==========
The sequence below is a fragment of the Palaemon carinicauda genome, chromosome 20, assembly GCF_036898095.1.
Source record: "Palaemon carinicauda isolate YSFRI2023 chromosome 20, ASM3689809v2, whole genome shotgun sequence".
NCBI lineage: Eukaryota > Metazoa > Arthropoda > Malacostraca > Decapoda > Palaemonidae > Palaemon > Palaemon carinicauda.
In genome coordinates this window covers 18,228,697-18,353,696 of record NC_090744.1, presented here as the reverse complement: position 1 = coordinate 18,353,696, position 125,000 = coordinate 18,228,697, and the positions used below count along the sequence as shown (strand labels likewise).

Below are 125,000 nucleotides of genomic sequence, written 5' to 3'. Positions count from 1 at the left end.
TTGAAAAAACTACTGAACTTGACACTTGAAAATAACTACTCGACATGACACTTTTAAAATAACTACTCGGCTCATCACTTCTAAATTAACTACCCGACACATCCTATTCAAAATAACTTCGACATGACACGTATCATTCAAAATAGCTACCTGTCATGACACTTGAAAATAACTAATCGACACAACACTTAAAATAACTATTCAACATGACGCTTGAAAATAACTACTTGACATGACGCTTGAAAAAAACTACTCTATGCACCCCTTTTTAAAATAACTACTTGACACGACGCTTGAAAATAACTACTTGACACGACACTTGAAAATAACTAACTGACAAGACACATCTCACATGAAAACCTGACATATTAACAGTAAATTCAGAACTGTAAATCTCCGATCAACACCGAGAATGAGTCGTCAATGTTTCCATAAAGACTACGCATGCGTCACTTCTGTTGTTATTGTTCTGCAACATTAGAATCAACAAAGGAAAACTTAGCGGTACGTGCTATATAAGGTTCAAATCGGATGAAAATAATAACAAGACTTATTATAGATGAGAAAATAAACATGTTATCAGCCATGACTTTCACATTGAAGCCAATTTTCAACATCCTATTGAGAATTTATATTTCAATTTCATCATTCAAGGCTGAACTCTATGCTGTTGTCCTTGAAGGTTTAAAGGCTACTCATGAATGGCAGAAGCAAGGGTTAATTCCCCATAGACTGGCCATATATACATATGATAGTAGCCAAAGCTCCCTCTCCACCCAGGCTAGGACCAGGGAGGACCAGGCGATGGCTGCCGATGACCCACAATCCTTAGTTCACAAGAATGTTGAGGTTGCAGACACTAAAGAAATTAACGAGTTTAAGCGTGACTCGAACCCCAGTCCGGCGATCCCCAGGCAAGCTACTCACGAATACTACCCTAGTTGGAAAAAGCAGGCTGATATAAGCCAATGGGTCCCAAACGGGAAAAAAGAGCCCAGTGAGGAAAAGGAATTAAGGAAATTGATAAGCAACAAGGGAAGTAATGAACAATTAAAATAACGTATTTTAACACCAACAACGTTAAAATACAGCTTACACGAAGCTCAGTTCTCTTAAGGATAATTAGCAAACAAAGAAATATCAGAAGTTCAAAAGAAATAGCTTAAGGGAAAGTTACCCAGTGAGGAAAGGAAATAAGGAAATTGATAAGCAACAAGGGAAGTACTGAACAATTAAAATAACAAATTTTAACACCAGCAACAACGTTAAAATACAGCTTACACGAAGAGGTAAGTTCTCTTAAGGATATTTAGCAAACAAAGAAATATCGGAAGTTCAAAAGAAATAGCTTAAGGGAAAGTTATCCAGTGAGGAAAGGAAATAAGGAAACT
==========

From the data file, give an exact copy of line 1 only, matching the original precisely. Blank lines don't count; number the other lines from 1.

The sequence below is a fragment of the Palaemon carinicauda genome, chromosome 20, assembly GCF_036898095.1.